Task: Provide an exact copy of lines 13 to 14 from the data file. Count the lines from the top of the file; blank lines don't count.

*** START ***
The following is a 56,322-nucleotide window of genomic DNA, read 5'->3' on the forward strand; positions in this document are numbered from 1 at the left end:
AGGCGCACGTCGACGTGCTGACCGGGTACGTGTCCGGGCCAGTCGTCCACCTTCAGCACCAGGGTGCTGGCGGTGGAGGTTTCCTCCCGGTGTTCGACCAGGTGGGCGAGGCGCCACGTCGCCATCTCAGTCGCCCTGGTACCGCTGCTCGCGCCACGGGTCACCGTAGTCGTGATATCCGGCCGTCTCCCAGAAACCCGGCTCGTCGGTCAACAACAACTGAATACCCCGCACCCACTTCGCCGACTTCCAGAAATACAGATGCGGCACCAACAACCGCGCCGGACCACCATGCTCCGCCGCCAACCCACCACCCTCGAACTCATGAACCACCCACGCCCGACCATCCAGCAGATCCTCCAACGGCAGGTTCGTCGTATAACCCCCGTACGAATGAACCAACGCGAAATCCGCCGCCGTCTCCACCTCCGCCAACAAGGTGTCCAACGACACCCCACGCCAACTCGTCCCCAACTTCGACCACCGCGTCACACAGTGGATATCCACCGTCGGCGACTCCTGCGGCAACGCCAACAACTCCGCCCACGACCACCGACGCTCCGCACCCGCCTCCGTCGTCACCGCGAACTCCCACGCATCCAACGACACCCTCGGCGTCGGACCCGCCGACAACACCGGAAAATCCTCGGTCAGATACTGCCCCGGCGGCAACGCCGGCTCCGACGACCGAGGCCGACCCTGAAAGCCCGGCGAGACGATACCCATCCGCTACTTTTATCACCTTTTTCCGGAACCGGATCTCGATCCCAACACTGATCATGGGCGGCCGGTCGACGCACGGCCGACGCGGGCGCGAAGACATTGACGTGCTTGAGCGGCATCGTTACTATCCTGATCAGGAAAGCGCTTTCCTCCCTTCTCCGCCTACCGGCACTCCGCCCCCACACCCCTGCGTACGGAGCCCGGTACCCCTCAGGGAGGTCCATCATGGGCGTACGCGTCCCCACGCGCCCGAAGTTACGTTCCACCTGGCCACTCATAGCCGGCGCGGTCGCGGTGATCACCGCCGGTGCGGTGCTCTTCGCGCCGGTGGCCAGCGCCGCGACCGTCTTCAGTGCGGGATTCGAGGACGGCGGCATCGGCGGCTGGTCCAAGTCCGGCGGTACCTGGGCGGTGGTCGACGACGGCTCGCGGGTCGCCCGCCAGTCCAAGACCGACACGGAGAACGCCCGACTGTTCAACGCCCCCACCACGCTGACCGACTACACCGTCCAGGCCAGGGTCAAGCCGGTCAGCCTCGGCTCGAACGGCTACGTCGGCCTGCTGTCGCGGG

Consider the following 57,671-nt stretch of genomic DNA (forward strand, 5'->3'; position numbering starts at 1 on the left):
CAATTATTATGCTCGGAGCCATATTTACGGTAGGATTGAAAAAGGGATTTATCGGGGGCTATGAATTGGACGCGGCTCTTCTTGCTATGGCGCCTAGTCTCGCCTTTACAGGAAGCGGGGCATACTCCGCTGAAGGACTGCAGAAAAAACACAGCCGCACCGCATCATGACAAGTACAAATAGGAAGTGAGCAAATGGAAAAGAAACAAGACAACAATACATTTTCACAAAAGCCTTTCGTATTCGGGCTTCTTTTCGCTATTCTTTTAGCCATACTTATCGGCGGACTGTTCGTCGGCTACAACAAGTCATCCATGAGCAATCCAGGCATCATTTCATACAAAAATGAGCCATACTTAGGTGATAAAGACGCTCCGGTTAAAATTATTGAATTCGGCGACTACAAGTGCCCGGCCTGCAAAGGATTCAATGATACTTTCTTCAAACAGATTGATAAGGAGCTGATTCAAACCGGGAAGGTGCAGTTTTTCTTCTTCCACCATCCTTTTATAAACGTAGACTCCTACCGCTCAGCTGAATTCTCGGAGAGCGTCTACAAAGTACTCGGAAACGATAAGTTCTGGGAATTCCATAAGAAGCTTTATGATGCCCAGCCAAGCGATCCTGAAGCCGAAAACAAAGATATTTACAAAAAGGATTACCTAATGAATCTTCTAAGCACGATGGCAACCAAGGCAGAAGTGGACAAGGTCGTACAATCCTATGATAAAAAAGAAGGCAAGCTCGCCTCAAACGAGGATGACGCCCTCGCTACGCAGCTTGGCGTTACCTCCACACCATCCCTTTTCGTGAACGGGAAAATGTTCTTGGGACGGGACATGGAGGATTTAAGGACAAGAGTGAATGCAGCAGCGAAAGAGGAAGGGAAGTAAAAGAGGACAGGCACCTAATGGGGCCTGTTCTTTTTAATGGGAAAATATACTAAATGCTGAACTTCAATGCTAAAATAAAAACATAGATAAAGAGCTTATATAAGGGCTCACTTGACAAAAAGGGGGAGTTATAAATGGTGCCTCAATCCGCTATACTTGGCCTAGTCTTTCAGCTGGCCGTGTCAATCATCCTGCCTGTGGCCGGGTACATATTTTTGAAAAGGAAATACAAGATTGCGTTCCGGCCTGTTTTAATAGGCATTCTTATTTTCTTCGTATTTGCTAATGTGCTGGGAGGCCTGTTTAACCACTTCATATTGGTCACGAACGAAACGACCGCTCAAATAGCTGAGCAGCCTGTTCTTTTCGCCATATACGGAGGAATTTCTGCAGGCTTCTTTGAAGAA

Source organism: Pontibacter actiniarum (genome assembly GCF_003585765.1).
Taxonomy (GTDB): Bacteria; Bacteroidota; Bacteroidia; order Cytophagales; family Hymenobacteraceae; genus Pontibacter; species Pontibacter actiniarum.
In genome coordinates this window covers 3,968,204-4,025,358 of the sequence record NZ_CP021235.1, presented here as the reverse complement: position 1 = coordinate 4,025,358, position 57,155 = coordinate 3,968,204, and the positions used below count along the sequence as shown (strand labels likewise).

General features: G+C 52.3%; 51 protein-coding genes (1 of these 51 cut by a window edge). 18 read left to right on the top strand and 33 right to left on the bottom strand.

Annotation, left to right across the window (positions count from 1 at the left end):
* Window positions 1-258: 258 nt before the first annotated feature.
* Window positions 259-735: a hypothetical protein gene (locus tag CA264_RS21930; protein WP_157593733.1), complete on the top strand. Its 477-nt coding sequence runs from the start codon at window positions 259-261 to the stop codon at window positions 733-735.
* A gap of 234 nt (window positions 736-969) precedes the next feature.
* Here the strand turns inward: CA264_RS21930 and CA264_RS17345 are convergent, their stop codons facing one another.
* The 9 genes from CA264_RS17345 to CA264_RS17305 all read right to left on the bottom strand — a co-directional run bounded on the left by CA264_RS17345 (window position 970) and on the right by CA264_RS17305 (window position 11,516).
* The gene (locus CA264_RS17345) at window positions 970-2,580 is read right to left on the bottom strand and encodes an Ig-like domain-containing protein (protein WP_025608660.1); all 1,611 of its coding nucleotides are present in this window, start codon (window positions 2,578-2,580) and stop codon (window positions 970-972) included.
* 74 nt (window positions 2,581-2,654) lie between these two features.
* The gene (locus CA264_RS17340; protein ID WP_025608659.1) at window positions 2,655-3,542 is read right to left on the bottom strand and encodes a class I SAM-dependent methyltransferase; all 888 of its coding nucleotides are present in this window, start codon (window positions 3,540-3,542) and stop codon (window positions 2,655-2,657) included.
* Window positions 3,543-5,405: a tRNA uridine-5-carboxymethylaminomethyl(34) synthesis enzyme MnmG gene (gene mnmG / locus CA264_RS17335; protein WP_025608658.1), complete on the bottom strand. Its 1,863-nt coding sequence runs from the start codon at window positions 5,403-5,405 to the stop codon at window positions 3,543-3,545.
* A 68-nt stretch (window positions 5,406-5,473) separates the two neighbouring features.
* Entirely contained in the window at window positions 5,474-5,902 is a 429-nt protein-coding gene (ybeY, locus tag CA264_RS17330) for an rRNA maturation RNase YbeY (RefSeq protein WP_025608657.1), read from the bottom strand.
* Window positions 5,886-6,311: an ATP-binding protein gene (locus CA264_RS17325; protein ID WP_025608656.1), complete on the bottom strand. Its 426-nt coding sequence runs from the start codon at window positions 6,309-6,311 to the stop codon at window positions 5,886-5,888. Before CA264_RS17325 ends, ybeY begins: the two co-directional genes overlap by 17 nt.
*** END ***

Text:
* Here the strand turns inward: CA264_RS21930 and CA264_RS17345 are convergent, their stop codons facing one another.
* The 9 genes from CA264_RS17345 to CA264_RS17305 all read right to left on the bottom strand — a co-directional run bounded on the left by CA264_RS17345 (window position 970) and on the right by CA264_RS17305 (window position 11,516).